Women, Power, and the Academy: From Rhetoric to Reality

Women, Power, and the Academy: From Rhetoric to Reality

Women, Power, and the Academy: From Rhetoric to Reality

Women, Power, and the Academy: From Rhetoric to Reality


Many nations affirm the principle of gender equality. As women continue to advance in most walks of life, the impression that equality has been reached and that gender issues no longer pose real problems has naturally gained ground. Yet, many cultural, economic, and social barriers remain. Although as many women as men possess the skills necessary to shape social and economic development, women are still prevented from fully participating in decision- making processes. The papers collected in this volume focus on universities as one of the key institutions provide women with the education and leadership skills necessary for their advancement. Equally important is the role universities play in the shaping of a society's cultural fabric and, consequently, of attitudes towards women and their place in society. Both aspects are examined in this volume on the basis of a number of case studies carried out in western and non-western societies.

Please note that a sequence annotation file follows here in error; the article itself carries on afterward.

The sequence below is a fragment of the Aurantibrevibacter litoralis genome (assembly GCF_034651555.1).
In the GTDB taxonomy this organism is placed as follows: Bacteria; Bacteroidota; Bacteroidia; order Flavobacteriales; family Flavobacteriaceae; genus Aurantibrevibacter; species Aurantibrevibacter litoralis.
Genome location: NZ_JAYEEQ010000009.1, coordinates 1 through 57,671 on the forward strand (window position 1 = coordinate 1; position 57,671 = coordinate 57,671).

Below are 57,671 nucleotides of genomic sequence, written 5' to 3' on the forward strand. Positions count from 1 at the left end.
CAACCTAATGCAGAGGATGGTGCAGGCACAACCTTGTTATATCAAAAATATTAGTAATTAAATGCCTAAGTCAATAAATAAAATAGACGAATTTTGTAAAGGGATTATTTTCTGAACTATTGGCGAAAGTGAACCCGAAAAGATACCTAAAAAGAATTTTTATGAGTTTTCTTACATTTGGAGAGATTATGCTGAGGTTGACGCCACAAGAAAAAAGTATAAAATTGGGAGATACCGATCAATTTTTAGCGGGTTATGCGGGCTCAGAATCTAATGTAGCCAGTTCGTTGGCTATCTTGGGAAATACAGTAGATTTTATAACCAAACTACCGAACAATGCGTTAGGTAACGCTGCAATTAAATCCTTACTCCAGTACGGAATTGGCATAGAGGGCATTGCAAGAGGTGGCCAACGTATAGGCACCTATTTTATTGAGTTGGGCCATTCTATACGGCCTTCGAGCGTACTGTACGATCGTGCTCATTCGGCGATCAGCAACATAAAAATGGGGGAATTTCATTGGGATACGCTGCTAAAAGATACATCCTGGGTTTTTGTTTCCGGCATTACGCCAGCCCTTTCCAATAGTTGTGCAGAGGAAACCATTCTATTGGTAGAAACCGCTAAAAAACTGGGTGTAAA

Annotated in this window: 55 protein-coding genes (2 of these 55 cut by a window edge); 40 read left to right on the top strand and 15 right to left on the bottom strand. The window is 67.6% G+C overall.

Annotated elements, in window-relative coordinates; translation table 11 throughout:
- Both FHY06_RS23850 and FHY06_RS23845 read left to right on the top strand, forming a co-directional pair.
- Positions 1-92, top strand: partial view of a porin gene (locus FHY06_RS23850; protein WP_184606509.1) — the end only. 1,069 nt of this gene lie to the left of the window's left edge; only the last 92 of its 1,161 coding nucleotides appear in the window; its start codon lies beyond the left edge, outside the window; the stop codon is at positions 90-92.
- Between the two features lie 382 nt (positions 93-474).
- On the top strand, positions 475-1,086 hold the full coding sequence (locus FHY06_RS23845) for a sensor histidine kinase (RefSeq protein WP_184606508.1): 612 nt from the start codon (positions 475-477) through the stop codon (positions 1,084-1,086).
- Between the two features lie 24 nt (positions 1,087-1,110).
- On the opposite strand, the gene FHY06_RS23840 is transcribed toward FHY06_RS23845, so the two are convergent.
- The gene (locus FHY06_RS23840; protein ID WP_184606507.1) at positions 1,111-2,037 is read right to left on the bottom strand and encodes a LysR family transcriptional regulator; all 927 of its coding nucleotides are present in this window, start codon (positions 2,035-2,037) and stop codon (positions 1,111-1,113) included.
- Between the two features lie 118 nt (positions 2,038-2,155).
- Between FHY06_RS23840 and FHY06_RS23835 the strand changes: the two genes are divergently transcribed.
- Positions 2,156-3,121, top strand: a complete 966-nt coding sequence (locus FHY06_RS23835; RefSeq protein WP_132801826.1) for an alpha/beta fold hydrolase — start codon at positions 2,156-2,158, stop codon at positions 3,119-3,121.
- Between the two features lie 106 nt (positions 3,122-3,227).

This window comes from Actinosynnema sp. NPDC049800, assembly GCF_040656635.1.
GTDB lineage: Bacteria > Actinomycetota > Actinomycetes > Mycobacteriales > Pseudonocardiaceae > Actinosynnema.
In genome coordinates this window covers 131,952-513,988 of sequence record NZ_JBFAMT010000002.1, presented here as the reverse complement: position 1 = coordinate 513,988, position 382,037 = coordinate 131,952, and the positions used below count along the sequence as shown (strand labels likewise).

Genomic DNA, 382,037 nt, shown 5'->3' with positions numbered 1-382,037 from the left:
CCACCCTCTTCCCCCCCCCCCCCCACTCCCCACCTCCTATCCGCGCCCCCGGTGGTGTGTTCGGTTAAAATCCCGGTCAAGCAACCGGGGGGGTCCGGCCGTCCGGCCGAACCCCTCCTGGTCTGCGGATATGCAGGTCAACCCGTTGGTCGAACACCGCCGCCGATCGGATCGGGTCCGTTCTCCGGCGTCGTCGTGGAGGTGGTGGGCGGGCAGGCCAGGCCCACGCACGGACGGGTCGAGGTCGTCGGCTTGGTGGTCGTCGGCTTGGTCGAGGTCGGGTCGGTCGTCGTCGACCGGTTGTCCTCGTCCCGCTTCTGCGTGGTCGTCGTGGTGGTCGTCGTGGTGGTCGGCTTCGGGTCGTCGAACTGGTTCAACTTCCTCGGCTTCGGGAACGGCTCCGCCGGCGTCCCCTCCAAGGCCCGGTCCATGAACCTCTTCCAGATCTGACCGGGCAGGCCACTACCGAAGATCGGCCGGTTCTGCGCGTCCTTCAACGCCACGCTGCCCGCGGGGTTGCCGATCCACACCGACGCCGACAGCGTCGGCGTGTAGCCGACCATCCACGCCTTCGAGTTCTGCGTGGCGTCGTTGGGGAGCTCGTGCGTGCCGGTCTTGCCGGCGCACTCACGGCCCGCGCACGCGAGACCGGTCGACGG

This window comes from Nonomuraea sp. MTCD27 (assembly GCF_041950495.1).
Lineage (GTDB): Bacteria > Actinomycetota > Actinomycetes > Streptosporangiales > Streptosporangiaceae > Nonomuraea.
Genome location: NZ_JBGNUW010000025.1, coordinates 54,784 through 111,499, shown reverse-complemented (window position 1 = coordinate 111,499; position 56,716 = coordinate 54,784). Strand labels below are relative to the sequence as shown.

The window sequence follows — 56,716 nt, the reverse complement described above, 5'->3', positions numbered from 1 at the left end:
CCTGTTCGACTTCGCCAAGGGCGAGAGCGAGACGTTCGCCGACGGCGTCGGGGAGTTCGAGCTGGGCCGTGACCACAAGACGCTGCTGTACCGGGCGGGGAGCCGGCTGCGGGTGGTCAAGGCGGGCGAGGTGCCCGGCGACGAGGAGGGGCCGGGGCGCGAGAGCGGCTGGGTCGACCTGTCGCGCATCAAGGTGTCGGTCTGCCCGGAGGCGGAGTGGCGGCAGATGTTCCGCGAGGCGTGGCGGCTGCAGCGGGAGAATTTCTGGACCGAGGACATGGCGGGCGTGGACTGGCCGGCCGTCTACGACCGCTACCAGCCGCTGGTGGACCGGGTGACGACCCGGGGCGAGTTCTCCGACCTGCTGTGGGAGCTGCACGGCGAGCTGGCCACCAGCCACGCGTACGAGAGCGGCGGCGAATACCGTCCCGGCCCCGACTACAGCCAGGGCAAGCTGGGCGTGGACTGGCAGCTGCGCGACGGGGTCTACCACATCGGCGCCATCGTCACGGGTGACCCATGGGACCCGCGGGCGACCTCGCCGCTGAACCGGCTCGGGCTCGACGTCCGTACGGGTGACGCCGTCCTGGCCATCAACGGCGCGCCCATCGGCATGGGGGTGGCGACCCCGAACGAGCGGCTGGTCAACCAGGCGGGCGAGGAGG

This book was inspired by the outcomes of the thematic debate on Women and Higher Education: Issues and Perspectives, which took place at the World Conference on Higher Education, Paris, 1998. This debate was sponsored by the Swedish International Development Cooperation Agency.

The conference aimed to set the major orientations for the renovation of higher education in the twenty-first century. For this, a new vision and approach to all areas of this sector are needed. The debate presented a critical appraisal of women’s status quo with regard to their access to higher education, their presence in the academy and in institutional management, and their role in the development of their local and national societies.

The views presented by the international panelists and participants resulted in unanimous agreement on the need for additional change and action to promote the advancement of women in higher education and in the development process, to ensure their enhanced presence in decisionmaking structures and to remove any cultural barriers impeding their progress.

Although these objectives may be simply stated, in reality they are complex to attain. This book is a collection of essays on aspects of this complexity. As such, it constitutes an original contribution to the ongoing quest for full gender equality in society.

We would like to thank the authors for sharing their valuable reflections and the Inter-American Organization for Higher Education for its generous support.

Linda Souter

President, International Federation of University Women

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